5 Strategies to Avoid an Open Learning Space Disaster
These terms have come in and out of vogue:
- flexible learning spaces
- modern learning environments
- agile learning spaces
For some, open spaces seem to represent a sort of magic dust for catalysing 21st century learning. They can also be a headache or even a trauma, especially if old pedagogies are ported into the new space.
Here are five critical elements to launching an open learning space that really works.
1 | CREATE ENTHUSIASM BY EXPLORING THE PRACTICAL POTENTIALS
Be wary of fluffy, idealistic statements about open learning spaces facilitating “self-directed learning” or “21st century learning”. Anchor the “why” of the space in insight linked to specific student needs, such as:
Matching the right teacher expertise with the right students
Creating potential for physical movement without distracting students who need to retreat and focus
These are concrete logistical dilemmas faced by teachers every day, directly addressable by space redesign.
2 | SAFEGUARD TEAM MORAL WITH INDUCTION TRAINING
3 | AVOID THE ANARCHY-TRAP WITH DESIGN
Ironically, open learning spaces don’t involve an absence of structure, but actually, a more sophisticated structure. A clearly visible map or dashboard is essential. A poster on the wall, a printed study guide or a teacher-crafted web page bring instructional scaffolding in an immediate and intelligible one-stop shop.This animated timelapse video show such structures in action.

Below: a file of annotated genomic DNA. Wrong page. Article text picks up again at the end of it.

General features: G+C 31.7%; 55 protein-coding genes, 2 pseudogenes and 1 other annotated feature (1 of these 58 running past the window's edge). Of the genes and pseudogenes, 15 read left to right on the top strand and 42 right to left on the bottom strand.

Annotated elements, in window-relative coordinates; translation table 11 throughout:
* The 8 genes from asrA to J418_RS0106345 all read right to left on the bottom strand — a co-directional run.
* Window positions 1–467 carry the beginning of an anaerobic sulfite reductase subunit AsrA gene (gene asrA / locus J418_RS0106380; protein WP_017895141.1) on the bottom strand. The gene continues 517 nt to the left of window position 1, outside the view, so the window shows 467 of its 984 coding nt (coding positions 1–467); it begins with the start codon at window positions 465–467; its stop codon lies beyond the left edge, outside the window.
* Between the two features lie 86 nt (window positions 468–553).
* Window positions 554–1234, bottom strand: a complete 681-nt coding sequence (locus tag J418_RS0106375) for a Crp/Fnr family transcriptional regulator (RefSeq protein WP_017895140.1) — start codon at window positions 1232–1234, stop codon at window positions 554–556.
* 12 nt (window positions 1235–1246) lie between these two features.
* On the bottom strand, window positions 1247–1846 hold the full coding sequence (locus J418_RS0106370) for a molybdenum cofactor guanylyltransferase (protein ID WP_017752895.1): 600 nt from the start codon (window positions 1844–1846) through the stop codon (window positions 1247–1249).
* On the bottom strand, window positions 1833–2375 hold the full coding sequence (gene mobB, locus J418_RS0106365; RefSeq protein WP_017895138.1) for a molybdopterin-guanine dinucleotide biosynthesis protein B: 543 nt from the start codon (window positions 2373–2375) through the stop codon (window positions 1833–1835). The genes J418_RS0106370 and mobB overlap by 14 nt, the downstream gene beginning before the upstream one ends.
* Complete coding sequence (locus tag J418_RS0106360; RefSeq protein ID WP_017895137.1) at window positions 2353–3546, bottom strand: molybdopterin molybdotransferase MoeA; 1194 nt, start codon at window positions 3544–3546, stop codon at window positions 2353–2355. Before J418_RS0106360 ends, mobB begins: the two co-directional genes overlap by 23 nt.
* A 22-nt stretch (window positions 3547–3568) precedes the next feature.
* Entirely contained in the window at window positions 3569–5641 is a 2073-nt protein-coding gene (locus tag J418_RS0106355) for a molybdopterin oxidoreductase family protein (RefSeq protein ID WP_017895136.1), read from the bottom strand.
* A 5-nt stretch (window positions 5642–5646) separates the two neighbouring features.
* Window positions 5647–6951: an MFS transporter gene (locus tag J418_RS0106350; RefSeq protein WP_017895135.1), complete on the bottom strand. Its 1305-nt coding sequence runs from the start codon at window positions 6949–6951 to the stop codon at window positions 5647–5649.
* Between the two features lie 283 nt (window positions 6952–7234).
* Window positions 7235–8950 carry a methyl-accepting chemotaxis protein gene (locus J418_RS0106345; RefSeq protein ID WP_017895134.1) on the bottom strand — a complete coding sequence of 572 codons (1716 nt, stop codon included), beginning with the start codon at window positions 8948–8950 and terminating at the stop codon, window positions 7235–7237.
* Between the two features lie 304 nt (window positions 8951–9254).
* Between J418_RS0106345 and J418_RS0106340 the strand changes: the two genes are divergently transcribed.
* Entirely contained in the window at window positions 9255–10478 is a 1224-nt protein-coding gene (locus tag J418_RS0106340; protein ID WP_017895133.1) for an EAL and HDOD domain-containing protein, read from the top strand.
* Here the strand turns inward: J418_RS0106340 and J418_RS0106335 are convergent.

4 | DEPLOY EXPERT INPUT WITH SOPHISTICATION
There are two classic errors to avoid: having one teacher spend excessive time addressing all students, or a retreat from explicit instruction altogether.
Instead open learning spaces allow a sophisticated plan that matches teacher expertise to student needs. Even with a small team of two teachers, the possibilities are broad. Students should feel an increase in useful and effective teacher presence.
5 | ADDRESS ACOUSTICS
Increased noise is a logical outcome of space designed to for active and collaborative learning. The most appropriate design strategy is to include engineered acoustic treatment, which is effective at preventing sound from escalating.
Even with this, sound remain problematic if there is not a unified plan, shared by teachers and mapped to learner needs. Identify elements of the learning design likely to provoke escalating noise. Possible solutions include digital strategies like flipped learning, headphones, engineered “cave” spaces, the use of outside space, or simply the shaping of routines and expectations.
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